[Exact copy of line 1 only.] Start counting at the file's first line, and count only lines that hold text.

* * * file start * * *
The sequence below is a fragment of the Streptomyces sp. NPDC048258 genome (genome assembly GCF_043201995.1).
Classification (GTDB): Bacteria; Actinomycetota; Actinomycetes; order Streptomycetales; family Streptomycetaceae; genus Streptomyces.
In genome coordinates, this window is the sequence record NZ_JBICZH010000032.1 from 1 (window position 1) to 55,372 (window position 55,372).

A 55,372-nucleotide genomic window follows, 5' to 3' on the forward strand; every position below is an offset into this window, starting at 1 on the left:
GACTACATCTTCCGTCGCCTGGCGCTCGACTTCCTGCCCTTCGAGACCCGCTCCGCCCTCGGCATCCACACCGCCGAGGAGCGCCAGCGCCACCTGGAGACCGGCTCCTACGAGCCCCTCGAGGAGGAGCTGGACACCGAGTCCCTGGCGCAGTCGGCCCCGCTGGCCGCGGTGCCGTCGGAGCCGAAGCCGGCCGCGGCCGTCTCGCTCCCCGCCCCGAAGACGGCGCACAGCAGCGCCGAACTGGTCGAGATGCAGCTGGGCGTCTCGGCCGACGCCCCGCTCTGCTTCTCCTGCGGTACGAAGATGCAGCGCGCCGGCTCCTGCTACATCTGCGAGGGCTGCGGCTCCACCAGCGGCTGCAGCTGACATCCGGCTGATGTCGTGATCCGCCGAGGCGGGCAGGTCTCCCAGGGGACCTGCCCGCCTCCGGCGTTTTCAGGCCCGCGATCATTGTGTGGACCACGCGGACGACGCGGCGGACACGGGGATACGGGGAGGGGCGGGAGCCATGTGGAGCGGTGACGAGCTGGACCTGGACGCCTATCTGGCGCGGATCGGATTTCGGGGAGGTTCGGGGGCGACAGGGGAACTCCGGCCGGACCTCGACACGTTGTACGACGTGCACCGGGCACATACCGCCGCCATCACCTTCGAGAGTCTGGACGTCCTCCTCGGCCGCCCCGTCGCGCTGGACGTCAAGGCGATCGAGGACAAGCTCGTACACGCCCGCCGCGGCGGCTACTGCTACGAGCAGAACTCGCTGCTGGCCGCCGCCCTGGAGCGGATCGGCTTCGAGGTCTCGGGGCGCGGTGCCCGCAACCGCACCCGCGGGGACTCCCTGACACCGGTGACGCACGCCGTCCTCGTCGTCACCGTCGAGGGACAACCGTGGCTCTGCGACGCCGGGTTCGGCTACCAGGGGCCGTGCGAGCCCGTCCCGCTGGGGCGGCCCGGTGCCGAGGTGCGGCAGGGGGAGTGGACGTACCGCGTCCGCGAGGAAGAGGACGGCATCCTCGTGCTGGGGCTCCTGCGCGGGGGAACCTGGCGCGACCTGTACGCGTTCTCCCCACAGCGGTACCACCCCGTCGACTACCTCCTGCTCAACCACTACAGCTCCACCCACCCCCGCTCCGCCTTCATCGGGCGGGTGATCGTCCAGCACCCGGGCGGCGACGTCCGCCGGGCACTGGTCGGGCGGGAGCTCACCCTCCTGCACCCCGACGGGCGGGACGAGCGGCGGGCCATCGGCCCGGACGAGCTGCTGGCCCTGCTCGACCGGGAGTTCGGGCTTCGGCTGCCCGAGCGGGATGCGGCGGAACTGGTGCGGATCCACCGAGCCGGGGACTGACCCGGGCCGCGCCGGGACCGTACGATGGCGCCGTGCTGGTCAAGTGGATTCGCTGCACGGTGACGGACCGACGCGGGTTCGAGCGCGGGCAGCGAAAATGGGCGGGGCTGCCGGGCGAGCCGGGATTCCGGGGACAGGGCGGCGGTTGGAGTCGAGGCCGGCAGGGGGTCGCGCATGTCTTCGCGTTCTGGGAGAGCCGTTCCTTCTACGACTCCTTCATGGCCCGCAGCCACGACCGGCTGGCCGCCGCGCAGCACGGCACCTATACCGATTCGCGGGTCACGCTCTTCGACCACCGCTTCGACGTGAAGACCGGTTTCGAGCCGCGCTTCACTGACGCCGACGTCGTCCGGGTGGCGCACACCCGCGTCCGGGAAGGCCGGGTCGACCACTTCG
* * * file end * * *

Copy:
The sequence below is a fragment of the Streptomyces sp. NPDC048258 genome (genome assembly GCF_043201995.1).